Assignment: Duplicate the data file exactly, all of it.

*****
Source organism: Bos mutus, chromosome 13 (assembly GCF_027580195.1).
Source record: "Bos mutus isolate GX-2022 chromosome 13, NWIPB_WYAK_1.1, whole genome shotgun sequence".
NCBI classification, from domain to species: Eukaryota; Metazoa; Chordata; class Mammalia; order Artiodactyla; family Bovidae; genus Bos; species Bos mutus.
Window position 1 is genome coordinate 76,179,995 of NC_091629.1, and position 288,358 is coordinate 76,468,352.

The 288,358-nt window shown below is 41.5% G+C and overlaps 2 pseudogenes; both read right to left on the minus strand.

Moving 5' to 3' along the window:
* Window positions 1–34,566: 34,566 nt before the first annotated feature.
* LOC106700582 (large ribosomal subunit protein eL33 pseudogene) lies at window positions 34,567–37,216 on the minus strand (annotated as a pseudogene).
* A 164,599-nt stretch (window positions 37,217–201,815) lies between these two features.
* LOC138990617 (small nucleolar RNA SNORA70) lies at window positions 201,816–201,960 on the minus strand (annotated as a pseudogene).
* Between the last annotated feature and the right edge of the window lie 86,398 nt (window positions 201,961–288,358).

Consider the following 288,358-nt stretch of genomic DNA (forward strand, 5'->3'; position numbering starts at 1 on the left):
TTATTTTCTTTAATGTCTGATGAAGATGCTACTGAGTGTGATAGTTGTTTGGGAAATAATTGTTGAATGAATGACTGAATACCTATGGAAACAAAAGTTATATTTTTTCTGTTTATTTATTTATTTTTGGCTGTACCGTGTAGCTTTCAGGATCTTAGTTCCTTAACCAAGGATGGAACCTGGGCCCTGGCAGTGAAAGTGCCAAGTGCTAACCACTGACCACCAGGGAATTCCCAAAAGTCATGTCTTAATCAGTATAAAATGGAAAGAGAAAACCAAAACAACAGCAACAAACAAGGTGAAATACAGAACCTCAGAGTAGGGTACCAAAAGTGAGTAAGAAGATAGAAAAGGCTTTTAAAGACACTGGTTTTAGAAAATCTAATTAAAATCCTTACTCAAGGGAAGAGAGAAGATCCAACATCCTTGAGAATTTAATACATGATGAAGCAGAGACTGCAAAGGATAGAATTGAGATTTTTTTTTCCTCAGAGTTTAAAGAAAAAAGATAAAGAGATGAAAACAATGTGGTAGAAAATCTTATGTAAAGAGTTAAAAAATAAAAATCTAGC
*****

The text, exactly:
Source organism: Bos mutus, chromosome 13 (assembly GCF_027580195.1).
Source record: "Bos mutus isolate GX-2022 chromosome 13, NWIPB_WYAK_1.1, whole genome shotgun sequence".
NCBI classification, from domain to species: Eukaryota; Metazoa; Chordata; class Mammalia; order Artiodactyla; family Bovidae; genus Bos; species Bos mutus.
Window position 1 is genome coordinate 76,179,995 of NC_091629.1, and position 288,358 is coordinate 76,468,352.

The 288,358-nt window shown below is 41.5% G+C and overlaps 2 pseudogenes; both read right to left on the minus strand.

Moving 5' to 3' along the window:
* Window positions 1–34,566: 34,566 nt before the first annotated feature.
* LOC106700582 (large ribosomal subunit protein eL33 pseudogene) lies at window positions 34,567–37,216 on the minus strand (annotated as a pseudogene).
* A 164,599-nt stretch (window positions 37,217–201,815) lies between these two features.
* LOC138990617 (small nucleolar RNA SNORA70) lies at window positions 201,816–201,960 on the minus strand (annotated as a pseudogene).
* Between the last annotated feature and the right edge of the window lie 86,398 nt (window positions 201,961–288,358).

Consider the following 288,358-nt stretch of genomic DNA (forward strand, 5'->3'; position numbering starts at 1 on the left):
TTATTTTCTTTAATGTCTGATGAAGATGCTACTGAGTGTGATAGTTGTTTGGGAAATAATTGTTGAATGAATGACTGAATACCTATGGAAACAAAAGTTATATTTTTTCTGTTTATTTATTTATTTTTGGCTGTACCGTGTAGCTTTCAGGATCTTAGTTCCTTAACCAAGGATGGAACCTGGGCCCTGGCAGTGAAAGTGCCAAGTGCTAACCACTGACCACCAGGGAATTCCCAAAAGTCATGTCTTAATCAGTATAAAATGGAAAGAGAAAACCAAAACAACAGCAACAAACAAGGTGAAATACAGAACCTCAGAGTAGGGTACCAAAAGTGAGTAAGAAGATAGAAAAGGCTTTTAAAGACACTGGTTTTAGAAAATCTAATTAAAATCCTTACTCAAGGGAAGAGAGAAGATCCAACATCCTTGAGAATTTAATACATGATGAAGCAGAGACTGCAAAGGATAGAATTGAGATTTTTTTTTCCTCAGAGTTTAAAGAAAAAAGATAAAGAGATGAAAACAATGTGGTAGAAAATCTTATGTAAAGAGTTAAAAAATAAAAATCTAGC